Your thesis statement should be short and clear, AND serve as your introduction. Not generalities (like “People have always…”) since it disrespects your readers. Start right in and discuss how this theme—applies to the first work, and then to the second. Do not discuss both works at the same time. Keep it simple, and don't confuse your readers.
Finally, if you've said something once, do not repeat it again. Remember: Your reader is informed, so you can trust them to follow you. Be concise—NO FLUFF, and no common knowledge! Its easier when you are informed, and all time to EDIT.
One work will be Frankenstein. The second work will be either Candide or Sorrows of the Young Werther.
Length: 3 – 4 double spaced pages (about 1000 words)
Format: Use Times New Roman 12 pt., one inch margins on all four sides of the page, and double spaced throughout. The Heading (double spaced) should include your name, my name, the name of the course, and the date, flush left. The title should be centered. The thesis statement—an “assertion of an opinion that leads to a meaningful discussion,” is your introduction. Consult MLA guidelines for citing quotes from your chosen text (s). DO NOT use outside sources (e.g., Spark Notes or Cliffs Notes).
PREWRITING, DRAFTING, AND EDITING:
Generate Ideas.-Create lists of points you perceive in you analysis. Group related points and eliminate all others.
Formulated a working thesis.-What is the significant point you want your readers to learn or understand from reading your essay? In one or two sentences, write an answer to the question. For example: In Shelly's Frankenstein and Voltaire's Candide, excessive optimism only escalates Candide and Victor's suffering.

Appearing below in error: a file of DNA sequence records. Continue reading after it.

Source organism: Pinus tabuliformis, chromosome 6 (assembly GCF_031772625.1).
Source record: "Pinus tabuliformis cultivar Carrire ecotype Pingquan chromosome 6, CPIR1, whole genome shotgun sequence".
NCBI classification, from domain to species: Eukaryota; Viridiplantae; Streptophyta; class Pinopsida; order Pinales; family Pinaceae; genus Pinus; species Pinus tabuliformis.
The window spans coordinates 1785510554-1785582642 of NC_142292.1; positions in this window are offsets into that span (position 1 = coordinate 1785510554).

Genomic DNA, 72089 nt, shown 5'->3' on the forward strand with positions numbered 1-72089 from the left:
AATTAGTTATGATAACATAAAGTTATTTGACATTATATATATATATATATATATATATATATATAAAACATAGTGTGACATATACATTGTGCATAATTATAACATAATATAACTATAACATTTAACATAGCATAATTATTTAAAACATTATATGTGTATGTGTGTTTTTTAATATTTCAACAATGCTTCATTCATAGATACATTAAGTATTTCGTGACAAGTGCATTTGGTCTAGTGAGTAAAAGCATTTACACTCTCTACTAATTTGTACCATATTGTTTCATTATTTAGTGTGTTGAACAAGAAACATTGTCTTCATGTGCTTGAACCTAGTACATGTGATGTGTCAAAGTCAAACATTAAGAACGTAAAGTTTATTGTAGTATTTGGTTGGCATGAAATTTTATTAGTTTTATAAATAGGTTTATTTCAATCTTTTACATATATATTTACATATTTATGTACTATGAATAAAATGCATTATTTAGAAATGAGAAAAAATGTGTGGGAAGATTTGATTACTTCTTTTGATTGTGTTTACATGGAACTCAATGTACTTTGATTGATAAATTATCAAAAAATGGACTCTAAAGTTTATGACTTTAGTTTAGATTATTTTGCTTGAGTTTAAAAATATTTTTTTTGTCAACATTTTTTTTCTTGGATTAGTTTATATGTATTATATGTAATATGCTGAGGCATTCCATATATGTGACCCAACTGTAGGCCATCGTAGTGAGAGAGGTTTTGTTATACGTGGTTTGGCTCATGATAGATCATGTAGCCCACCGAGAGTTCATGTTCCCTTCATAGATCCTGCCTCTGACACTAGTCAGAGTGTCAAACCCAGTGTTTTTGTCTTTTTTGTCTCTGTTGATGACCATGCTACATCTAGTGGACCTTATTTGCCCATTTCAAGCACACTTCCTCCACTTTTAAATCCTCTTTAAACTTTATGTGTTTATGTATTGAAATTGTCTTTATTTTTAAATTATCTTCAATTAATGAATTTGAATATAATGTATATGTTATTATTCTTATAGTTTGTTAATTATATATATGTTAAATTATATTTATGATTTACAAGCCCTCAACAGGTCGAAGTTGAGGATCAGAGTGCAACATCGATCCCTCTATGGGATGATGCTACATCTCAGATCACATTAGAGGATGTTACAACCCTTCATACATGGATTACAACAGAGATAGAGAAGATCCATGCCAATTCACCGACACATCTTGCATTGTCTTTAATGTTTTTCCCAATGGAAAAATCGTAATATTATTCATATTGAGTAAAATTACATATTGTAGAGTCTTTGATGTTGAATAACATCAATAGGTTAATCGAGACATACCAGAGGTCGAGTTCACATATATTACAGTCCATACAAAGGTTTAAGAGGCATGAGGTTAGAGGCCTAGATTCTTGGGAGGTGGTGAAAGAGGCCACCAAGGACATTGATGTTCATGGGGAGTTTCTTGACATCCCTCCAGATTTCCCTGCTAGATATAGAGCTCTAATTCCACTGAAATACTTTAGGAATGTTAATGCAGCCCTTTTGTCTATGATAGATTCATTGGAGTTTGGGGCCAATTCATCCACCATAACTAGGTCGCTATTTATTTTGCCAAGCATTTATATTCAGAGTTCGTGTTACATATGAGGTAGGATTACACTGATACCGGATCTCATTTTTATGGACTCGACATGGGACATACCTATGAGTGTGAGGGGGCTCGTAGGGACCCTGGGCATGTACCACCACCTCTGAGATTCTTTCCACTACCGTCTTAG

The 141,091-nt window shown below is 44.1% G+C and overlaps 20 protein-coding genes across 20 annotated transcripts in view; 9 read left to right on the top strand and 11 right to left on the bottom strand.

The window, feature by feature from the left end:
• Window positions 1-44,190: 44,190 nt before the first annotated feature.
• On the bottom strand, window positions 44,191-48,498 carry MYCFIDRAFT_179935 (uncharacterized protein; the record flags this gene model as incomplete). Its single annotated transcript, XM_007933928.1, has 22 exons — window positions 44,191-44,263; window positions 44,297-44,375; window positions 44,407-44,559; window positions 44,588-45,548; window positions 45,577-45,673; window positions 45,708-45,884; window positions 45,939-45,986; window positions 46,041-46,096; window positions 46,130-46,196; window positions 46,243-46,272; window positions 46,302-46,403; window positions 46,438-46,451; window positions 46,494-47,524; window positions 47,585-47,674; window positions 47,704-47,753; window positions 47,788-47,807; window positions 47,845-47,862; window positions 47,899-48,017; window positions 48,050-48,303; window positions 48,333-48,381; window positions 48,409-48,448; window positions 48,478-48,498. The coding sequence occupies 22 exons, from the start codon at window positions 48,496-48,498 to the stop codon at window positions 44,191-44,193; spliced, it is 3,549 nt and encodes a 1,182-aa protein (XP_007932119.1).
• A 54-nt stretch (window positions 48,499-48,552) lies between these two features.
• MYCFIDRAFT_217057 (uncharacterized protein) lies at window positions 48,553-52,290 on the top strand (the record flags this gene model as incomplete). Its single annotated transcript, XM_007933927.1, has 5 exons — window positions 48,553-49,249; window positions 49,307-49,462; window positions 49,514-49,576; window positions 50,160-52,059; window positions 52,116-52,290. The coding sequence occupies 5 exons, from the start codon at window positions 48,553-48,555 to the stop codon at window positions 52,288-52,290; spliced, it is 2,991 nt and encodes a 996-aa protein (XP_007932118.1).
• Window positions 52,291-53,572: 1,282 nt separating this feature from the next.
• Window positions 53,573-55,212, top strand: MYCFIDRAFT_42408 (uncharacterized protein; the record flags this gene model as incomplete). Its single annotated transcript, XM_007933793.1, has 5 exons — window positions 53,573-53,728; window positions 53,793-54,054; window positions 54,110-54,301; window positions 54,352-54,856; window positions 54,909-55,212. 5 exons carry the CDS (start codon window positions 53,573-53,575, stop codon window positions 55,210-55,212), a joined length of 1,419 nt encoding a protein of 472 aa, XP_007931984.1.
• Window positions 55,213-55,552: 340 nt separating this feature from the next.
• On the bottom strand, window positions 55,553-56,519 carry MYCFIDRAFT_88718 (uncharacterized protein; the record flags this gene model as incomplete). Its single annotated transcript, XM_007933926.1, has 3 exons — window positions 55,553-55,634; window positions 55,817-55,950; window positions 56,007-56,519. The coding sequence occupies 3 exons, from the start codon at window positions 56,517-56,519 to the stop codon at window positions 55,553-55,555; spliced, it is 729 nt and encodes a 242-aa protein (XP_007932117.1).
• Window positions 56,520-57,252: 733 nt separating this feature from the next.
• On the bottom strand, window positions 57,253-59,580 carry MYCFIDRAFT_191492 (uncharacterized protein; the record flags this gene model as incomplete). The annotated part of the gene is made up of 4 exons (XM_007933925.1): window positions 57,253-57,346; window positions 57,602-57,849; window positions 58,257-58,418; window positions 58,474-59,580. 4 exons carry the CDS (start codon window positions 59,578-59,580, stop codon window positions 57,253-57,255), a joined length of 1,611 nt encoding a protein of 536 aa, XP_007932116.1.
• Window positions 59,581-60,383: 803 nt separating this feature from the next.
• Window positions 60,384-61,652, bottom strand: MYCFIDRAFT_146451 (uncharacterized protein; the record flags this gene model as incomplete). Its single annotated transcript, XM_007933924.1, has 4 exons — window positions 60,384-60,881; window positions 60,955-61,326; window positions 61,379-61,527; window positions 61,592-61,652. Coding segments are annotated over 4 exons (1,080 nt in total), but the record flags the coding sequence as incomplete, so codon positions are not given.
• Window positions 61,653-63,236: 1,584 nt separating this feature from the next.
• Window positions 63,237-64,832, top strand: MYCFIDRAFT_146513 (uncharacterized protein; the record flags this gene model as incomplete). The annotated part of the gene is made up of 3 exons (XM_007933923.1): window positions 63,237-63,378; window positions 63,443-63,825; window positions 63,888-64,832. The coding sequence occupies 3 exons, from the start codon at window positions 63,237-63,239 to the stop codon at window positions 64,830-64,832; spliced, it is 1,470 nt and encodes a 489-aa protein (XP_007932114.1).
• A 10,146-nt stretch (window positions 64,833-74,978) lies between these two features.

Organization.-Keep it simple: State your thesis, then discuss each subject separately.
Support your points with evidence.-Quote generously from the text to support your thesis. No block quotes allowed.
Analyze your evidence.-You are illustrating, not proving your theme. Be an objective analyst!
Edit your work.-This process should be where you spend HALF your time.
THEMES: You must select one of the options below:
The possibilities are unlimited, so for expediency's sake, choose one or more prompts below. Then refine it according to what you want to say. Should you wish to pursue something unrelated, you may, upon my approval.
Abandonment Female Roles Isolation/Solitude
Rebelling Betrayal Sloth
Darkness and Light Identity Crisis Survival
Escaping Social Ineptness Power of Language
Portrayal of Family Injustice Unfulfilled Desire
Example Thesis using escapism and social ineptness. Escapism is a central theme in The Sorrows of Young Werther and Frankenstein. The protagonists of both stories escape from adult responsibilities into their subjective realities.